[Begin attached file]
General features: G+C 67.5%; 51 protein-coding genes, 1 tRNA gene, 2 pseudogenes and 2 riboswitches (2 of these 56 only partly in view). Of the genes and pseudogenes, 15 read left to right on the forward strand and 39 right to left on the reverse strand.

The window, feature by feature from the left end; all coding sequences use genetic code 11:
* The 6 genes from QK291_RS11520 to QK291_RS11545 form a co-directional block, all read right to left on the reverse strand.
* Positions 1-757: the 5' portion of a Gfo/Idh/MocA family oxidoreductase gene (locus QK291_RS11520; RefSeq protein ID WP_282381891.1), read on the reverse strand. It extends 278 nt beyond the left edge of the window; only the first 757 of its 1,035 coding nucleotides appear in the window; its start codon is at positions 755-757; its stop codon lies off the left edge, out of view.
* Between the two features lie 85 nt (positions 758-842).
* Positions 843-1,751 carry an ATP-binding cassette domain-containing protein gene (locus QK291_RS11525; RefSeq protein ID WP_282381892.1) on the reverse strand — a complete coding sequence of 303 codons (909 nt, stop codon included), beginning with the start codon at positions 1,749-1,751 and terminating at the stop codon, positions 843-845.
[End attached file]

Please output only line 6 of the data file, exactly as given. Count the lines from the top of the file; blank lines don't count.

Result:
* Positions 843-1,751 carry an ATP-binding cassette domain-containing protein gene (locus QK291_RS11525; RefSeq protein ID WP_282381892.1) on the reverse strand — a complete coding sequence of 303 codons (909 nt, stop codon included), beginning with the start codon at positions 1,749-1,751 and terminating at the stop codon, positions 843-845.